Admiral Raeder believed that if a major war broke out, Germany should concentrate all its forces against Britain.
Admiral Raeder's views on employing heavy surface ships were influenced greatly by his personal experiences during World War I.
stated it was of "decisive importance".
For example, at the Nuremberg trials Admiral Raeder
was tried and condemned for the invasion of Norway.
Finally, he guides us through the whole controversy over Hitler's grand strategy in 1940, putting Admiral Raeder
's `peripheral strategy, in context and suggesting plausibly that if one insists on looking for turning points in the war, July 1940 is as good a date as any.
From 1928 onward, Admiral Raeder determined the navy's thinking.
For this reason, in December 1940, Grand Admiral Raeder requested that Hitler "recognize that the greatest task of the hour is concentration of all our power against Britain." To Raeder, this meant focusing air and naval forces against British supplies.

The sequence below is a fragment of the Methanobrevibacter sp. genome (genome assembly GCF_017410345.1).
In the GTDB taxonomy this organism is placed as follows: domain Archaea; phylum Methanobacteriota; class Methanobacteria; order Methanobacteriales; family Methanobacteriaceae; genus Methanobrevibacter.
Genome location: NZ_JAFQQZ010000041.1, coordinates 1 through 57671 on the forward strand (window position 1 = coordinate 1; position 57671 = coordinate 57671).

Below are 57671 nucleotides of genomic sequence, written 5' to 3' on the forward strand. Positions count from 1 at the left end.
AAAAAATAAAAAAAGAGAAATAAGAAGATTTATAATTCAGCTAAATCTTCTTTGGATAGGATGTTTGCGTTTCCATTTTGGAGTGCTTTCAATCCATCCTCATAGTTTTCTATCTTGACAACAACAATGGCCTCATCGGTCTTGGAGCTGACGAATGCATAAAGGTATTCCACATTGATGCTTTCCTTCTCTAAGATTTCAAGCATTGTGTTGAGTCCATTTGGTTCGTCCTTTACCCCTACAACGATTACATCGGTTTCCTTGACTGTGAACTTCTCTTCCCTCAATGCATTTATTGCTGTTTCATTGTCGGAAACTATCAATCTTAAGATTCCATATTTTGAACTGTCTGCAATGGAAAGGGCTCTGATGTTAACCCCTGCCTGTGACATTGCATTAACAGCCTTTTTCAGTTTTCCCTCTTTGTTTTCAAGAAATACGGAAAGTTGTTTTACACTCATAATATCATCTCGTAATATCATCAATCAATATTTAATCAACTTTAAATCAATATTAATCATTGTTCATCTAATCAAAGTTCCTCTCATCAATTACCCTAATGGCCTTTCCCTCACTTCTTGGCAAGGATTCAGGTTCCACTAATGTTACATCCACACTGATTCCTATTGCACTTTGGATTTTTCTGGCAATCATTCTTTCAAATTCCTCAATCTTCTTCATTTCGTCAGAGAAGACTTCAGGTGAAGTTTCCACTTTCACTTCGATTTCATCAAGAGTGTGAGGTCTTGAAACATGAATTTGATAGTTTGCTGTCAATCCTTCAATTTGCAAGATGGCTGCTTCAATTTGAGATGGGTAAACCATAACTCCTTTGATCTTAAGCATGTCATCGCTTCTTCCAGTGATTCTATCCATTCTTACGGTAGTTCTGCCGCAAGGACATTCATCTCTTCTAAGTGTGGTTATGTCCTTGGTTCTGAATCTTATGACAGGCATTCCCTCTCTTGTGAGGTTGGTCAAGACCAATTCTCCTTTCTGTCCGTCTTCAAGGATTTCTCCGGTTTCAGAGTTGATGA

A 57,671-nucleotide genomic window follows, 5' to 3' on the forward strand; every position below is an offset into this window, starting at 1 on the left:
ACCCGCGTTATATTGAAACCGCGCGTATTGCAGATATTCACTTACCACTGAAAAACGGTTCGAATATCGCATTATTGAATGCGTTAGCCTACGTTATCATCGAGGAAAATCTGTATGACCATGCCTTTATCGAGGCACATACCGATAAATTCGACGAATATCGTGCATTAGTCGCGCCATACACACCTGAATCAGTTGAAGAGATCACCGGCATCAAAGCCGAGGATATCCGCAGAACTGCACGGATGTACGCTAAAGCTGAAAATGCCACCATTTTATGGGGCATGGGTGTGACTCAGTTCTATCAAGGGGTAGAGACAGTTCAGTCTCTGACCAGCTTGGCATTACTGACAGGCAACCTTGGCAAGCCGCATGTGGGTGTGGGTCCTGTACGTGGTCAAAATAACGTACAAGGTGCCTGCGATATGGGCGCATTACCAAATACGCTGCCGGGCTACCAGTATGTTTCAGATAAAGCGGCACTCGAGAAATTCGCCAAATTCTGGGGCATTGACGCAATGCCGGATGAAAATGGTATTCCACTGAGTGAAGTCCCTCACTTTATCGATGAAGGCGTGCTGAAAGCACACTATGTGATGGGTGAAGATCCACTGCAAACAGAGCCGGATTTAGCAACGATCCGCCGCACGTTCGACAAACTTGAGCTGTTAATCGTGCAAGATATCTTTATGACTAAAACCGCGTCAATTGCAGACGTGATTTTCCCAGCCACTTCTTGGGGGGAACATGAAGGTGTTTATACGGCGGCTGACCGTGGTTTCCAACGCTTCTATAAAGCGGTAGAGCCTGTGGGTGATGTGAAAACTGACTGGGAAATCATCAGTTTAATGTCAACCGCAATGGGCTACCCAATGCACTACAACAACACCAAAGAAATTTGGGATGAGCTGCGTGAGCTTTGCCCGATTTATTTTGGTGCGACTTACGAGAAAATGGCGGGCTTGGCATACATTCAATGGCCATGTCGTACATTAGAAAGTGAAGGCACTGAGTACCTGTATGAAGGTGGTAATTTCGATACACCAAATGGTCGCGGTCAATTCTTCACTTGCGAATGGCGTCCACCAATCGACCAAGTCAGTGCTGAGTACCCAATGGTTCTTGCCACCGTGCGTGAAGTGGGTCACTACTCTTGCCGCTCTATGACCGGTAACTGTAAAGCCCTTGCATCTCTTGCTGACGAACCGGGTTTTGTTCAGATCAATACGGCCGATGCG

In meetings with Admiral Raeder on 29 December 1941 and 12 January 1942, Hitler pronounced that the enemy threat to Norway required redeployment of heavy German ships as a deterrent against such a landing.
Kriegsmarine CINC Admiral Raeder and Luftwaffe CINC Reichsmarschal Goring had operational command over all their respective forces.
(261) Carls essentially requested that Admiral Raeder
issue the code word for executing the operation, with no option to cancel those orders later (Ruckrufbefehle).
Indeed, only a few postwar scholars have entered the debate with an alternative view to the standard Weltmachtflotte argument, arguing that Admiral Raeder
was correct to advocate a balanced fleet and not to concentrate solely on U-boats, as Admiral Donitz wished, or on a fleet optimized for cruiser warfare.
The Loss of the Bismarck contends that Admiral Raeder
was a man totally wedded to the idea of major surface combatants operating as "raiders," attacking an enemy's ocean commerce.